(Was it a coincidence that a previous British ex-Christian James Thomson wrote The City of Dreadful Night, extending this Counter-Enlightenment tradition to include women, such as George Eliot? See https://clarespark.com/2009/10/23/murdered-by-the-mob-moral-mothers-and-symbolist-poets/; on Holland’s debt to Christianity see http://www.newstatesman.com/politics/religion/2016/09/tom-holland-why-i-was-wrong-about-christianity.)

Turn now to the teaching of American history as dominated by liberals and New Leftists: the Constitution is an “aristocratic” document, forged by pettifoggers/shysters/Shylocks. (https://en.wikipedia.org/wiki/Shyster.)

Just look at the attention paid these days to Madison’s Federalist #10 by such popular oppositional writers as Howard Zinn.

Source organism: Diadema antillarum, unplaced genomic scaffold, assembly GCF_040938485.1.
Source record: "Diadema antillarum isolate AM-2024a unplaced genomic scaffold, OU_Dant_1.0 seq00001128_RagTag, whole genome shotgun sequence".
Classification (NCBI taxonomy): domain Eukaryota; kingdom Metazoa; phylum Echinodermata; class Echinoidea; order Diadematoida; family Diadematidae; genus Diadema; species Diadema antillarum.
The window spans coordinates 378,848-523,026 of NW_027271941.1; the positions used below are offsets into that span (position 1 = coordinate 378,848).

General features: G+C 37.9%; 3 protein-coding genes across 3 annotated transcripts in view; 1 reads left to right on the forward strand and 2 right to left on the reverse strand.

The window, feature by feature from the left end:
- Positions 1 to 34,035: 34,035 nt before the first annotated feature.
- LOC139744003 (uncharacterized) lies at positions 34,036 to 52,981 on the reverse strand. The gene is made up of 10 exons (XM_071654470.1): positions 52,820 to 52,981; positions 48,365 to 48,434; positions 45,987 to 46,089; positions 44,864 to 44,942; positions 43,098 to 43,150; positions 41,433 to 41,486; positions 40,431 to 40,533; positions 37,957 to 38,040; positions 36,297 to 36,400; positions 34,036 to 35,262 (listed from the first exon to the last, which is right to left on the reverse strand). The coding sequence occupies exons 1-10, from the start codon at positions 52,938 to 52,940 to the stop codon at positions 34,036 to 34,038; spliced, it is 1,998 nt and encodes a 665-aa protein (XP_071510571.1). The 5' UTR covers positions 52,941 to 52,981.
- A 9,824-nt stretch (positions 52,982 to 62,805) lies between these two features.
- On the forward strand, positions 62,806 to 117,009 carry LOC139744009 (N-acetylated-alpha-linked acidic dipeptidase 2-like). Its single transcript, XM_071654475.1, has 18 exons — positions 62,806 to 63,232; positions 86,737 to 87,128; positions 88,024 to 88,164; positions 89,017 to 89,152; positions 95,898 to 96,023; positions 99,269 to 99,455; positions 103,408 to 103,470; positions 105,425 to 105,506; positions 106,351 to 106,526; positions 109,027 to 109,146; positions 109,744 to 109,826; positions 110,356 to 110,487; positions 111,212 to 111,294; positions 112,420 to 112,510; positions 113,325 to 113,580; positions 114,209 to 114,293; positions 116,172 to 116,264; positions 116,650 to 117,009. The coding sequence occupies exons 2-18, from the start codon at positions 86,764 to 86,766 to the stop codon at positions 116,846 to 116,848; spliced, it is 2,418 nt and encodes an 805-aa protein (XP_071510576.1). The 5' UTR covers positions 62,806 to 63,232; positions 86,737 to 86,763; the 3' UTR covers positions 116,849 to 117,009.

Joshua Trachtenberg’s The Devil and the Jews (Yale UP, 1943) comes to mind, but did he mention the connection between “shyster” lawyers and their alleged demonic powers?

August 26, 2017

The Monument Business

Robert E. Lee monument, Charlottesville VA

This blog is about one aspect of the fight over American history: the question of modernist abstraction versus “naturalistic” representation. (I have put on my art historical hat/immersion in leftist cultural criticism.)

First read this: https://clarespark.com/2014/03/20/role-models-talcott-parsons-and-structural-functionalism/. (This suggests that statues may be “role models” for “the masses”).

In the spate of demands by “antifa” protesters, the numerous monuments/memorials to Confederate luminaries (and, of course, Columbus) must be taken down by social justice warriors, for they point to a shameful past that had best be forgotten and/or replaced by different monuments that commemorate the resistance to slavery and the glory days of the civil rights movement.

Rosa Parks House, Detroit, now in Berlin Germany

Presumably, such monuments (to black/brown power) will hasten the demise of “white supremacy” (a feature of Amerikkka), surely an apocalyptic fantasy with no grounding in the real world.